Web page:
Ted Rall is an editorial cartoonist of long standing; Donald Trump has proven to be a prime subject for editorial cartoons. Readers might expect Rall’s graphic biography of Trump to be funny, incisive and over the top. Those readers are likely to be disappointed.
The book is well-researched and delves into aspects of Trump’s life, such as his childhood and the complexity of his relations with women. Trump had behavior problems as a boy — he was kicked out of one school — and found his place in a strict military school, where he excelled in an environment in which the rules were very clear. By the time he was 15 years old, his goal was to rule a real estate empire like his father’s.
As far as his relations with women, Trump is on surprisingly good terms with a number of women in his life, including both ex-wives; despite his misogynistic rhetoric, he has promoted women (including his first wife and his daughter) to high positions in his businesses. As a former female vice-president of one of Trump’s businesses puts it, “Donald can be totally outrageous ... [but in private] he’s the dearest, most thoughtful, most caring man.” Who’d’ve thunk it?
Despite these nuggets, though, Rall’s book doesn’t really satisfy. Part of the problem is in the organization; it’s not really a biography in the traditional sense, starting with Trump’s childhood and continuing to the present. Rather, it’s a collection of short graphic essays. There doesn’t seem to be any particular logic to the order; a chapter on Trump’s childhood is followed by a chapter on Trump’s candidacy, which is followed by a chapter on Trump’s early business career, and so on. It’s as if Rall was afraid that the reader would lose interest in a linear narrative.
Most readers may want to know how Trump got to be the way he is. Rall can’t answer that question. It appears, at least from this book, that Trump has always been the way he is. And, as you might expect, he’s never been a very nice guy in his business dealings. One example is the story of Barbizon Plaza, a rent-controlled apartment building Trump bought in 1981. To get the tenants to leave, so that he could convert the building to condos, he stopped doing any maintenance, told the building management to refuse to accept mailed packages, sued the tenants’ lawyer and offered empty units to homeless people in a cynical attempt to force the paying tenants to move. It took five years of this before he gave up and bought out the remaining tenants.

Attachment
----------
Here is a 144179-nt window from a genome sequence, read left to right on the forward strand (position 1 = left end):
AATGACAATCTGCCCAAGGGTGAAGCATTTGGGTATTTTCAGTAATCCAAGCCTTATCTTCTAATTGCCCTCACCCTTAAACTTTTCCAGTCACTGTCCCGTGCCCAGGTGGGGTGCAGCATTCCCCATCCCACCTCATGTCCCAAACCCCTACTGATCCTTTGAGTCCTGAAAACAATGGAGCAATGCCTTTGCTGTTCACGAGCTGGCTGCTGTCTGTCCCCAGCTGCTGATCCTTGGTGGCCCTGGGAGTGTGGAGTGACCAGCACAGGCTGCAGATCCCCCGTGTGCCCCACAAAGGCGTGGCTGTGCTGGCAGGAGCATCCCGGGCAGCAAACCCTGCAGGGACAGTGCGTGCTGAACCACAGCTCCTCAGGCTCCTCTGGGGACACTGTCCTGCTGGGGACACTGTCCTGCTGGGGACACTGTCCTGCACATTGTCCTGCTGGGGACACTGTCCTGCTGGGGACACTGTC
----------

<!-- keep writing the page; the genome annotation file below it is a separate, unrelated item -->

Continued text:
A few years earlier, Trump had fought (and lost) a housing discrimination suit at 39 of his buildings, arguing that the government was forcing him to rent to people on welfare.
Rall tries to put Trump in a larger political context by bringing in nuanced comparisons with the rise of Adolf Hitler and fascism, discussing what aspects of Trump’s rise to power seem fascistic and which do not. But the discussion is superficial. Rall doesn’t mention a huge difference between 1930s Germany and the current situation in the U.S.: While Trump’s base of support is fairly large, it is nowhere near as militant or organized as Hitler’s was; and, conversely, the opposition to Trump, which includes both a mobilized mass movement and the governments of many cities and states, is quite strong.
Part of the disappointment with the book is that Rall’s graphics don’t really illuminate the subject. His drawing style is repetitive — almost all his scenes are people talking, and his people, male or female, look largely the same. They all have big noses, receding jaws, prominent upper lips — to the point that it would be easy to confuse their identities if Rall hadn’t thoughtfully provide labels. While Rall’s signature style may work well for single-frame or short editorial cartoons, it gets tiresome in a book of this length.
Echoing his introductory chapter in a three-page afterword, Rall says that the source of Trump’s charisma and how he got so many people to vote for him are not the most important concerns we should be addressing; instead, he says, we should be talking about the failure of the two-party system in addressing Americans’ basic needs.
“What’s notable about Trump’s campaign slogan [‘make America great again’], especially since it comes from the right, is the acknowledgement that things are not great. That people are suffering. ... Tens of millions of people have been willing to overlook Trump’s flaws as a candidate and as a human being because of that acknowledgment.”
In other words, the political climate was ripe for someone like Trump. It remains to be seen if a new progressive coalition can emerge to address the problems that he’s exploited.